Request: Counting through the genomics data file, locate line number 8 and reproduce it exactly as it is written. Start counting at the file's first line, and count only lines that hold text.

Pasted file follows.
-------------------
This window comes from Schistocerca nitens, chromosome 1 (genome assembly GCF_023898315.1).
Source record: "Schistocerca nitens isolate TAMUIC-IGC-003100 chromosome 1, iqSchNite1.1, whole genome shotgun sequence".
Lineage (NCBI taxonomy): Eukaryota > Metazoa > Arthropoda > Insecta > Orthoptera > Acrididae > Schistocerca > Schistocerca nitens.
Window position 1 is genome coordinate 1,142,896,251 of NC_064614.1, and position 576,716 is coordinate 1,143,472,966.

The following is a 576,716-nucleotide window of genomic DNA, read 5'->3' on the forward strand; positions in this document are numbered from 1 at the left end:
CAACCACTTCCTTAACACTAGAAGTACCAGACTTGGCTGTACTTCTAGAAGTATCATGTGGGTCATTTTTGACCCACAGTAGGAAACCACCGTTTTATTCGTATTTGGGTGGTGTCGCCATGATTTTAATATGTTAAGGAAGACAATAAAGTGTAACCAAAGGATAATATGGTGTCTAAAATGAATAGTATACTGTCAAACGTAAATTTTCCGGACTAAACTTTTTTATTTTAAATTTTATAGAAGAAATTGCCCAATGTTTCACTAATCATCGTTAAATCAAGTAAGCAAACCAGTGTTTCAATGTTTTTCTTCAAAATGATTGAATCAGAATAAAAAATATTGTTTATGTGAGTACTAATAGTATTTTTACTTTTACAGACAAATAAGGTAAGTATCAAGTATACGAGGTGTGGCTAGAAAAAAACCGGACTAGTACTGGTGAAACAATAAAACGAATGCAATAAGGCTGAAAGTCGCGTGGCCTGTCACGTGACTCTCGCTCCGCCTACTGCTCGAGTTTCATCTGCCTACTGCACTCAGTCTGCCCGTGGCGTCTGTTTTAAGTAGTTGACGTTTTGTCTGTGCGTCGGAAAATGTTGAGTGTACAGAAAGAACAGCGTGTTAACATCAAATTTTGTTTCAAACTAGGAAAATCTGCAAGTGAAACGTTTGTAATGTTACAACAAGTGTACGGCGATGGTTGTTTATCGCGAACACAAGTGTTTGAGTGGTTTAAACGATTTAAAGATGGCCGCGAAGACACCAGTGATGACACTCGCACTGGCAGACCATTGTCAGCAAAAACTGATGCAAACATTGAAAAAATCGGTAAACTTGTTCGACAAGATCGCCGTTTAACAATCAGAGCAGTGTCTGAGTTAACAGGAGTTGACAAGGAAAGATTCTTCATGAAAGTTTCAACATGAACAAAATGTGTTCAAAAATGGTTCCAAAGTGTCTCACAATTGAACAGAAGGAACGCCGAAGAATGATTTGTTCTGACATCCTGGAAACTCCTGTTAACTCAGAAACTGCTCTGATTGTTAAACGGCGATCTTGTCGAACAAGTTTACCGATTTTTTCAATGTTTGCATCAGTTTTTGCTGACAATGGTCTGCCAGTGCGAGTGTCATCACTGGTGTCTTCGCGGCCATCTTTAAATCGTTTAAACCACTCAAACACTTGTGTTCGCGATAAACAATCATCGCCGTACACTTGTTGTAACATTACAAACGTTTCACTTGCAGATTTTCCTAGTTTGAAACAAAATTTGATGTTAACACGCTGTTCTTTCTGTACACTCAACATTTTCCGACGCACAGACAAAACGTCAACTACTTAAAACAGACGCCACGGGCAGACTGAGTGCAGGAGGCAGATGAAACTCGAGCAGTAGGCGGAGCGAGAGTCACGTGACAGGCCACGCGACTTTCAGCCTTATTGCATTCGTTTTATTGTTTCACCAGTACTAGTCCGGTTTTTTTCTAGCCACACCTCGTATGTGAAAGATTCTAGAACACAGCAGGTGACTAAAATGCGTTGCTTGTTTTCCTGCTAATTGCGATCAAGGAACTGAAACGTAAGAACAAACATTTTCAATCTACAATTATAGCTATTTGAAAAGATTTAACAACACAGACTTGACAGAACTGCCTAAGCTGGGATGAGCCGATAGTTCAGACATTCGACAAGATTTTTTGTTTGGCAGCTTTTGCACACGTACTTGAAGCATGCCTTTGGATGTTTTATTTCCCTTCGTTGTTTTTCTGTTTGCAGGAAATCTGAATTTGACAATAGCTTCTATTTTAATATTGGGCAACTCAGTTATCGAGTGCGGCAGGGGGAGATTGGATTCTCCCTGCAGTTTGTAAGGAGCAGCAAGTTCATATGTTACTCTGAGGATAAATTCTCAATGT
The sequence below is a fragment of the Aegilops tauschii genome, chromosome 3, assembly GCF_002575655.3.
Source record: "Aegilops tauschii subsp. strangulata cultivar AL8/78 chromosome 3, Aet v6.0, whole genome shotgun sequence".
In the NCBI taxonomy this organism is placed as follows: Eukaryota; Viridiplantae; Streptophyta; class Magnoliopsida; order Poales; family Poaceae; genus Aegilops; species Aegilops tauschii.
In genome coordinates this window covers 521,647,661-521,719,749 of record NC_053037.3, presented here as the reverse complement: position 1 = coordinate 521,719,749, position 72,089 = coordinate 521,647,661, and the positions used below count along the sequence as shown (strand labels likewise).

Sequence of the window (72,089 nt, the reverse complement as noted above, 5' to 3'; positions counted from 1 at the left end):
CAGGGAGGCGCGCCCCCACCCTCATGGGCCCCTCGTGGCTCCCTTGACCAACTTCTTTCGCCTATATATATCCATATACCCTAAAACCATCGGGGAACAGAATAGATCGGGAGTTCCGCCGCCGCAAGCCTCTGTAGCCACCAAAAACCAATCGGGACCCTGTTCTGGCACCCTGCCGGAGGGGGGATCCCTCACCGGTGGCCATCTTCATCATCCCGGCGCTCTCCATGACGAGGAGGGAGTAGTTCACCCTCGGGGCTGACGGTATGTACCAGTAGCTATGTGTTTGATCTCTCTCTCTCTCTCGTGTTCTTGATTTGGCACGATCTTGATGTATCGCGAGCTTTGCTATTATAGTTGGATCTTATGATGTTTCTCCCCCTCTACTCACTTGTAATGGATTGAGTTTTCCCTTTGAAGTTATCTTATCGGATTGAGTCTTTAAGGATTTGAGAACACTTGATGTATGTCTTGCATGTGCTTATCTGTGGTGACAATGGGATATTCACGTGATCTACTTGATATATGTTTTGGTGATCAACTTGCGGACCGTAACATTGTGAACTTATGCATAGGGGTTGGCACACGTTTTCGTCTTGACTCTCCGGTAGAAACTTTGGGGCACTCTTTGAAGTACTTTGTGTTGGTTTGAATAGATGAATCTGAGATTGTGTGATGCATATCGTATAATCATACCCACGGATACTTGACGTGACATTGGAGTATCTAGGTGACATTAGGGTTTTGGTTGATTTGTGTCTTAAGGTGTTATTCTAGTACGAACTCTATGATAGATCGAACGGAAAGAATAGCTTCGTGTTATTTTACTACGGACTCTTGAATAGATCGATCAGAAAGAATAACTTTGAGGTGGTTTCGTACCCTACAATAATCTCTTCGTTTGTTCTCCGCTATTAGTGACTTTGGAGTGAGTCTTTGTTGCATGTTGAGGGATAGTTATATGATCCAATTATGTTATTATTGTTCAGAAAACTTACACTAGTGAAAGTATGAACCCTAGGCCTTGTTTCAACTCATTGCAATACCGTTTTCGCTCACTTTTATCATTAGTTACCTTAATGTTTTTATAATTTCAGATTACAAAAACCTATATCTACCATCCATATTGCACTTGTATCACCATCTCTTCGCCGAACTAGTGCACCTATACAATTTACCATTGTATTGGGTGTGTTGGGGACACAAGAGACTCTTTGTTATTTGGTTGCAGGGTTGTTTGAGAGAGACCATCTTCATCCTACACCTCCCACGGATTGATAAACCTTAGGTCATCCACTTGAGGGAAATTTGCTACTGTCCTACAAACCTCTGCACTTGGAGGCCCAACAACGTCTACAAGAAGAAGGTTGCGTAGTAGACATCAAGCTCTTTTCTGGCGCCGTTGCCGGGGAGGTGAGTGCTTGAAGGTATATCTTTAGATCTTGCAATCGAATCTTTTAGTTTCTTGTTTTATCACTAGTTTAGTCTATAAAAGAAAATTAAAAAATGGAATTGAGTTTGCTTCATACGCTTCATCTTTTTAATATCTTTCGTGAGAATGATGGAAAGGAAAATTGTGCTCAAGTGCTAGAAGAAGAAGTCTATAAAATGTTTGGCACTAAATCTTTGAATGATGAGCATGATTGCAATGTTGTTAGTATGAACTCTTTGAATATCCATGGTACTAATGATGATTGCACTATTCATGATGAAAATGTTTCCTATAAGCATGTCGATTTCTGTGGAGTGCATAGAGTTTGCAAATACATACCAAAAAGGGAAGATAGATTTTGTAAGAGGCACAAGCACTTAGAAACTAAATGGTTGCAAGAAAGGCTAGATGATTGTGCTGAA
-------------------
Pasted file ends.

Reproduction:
Source record: "Aegilops tauschii subsp. strangulata cultivar AL8/78 chromosome 3, Aet v6.0, whole genome shotgun sequence".